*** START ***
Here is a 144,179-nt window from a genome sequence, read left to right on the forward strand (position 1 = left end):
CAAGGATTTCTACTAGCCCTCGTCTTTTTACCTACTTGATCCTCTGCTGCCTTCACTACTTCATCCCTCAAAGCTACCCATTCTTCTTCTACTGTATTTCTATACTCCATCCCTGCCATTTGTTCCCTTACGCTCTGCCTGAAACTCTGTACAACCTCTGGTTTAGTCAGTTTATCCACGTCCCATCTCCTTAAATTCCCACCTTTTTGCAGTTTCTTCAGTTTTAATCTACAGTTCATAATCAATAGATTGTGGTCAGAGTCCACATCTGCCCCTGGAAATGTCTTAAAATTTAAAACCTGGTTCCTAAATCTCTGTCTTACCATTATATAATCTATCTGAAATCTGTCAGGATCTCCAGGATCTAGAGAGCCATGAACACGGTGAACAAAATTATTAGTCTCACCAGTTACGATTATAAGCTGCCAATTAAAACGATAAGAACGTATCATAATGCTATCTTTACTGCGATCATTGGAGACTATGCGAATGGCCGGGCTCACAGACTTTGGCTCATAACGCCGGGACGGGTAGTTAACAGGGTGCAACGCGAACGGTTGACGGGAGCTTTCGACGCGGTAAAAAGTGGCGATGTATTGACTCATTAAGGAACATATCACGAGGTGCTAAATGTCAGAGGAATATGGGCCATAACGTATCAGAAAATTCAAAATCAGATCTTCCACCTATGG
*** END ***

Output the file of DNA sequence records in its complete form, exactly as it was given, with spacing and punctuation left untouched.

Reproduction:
Here is a 144,179-nt window from a genome sequence, read left to right on the forward strand (position 1 = left end):
CAAGGATTTCTACTAGCCCTCGTCTTTTTACCTACTTGATCCTCTGCTGCCTTCACTACTTCATCCCTCAAAGCTACCCATTCTTCTTCTACTGTATTTCTATACTCCATCCCTGCCATTTGTTCCCTTACGCTCTGCCTGAAACTCTGTACAACCTCTGGTTTAGTCAGTTTATCCACGTCCCATCTCCTTAAATTCCCACCTTTTTGCAGTTTCTTCAGTTTTAATCTACAGTTCATAATCAATAGATTGTGGTCAGAGTCCACATCTGCCCCTGGAAATGTCTTAAAATTTAAAACCTGGTTCCTAAATCTCTGTCTTACCATTATATAATCTATCTGAAATCTGTCAGGATCTCCAGGATCTAGAGAGCCATGAACACGGTGAACAAAATTATTAGTCTCACCAGTTACGATTATAAGCTGCCAATTAAAACGATAAGAACGTATCATAATGCTATCTTTACTGCGATCATTGGAGACTATGCGAATGGCCGGGCTCACAGACTTTGGCTCATAACGCCGGGACGGGTAGTTAACAGGGTGCAACGCGAACGGTTGACGGGAGCTTTCGACGCGGTAAAAAGTGGCGATGTATTGACTCATTAAGGAACATATCACGAGGTGCTAAATGTCAGAGGAATATGGGCCATAACGTATCAGAAAATTCAAAATCAGATCTTCCACCTATGG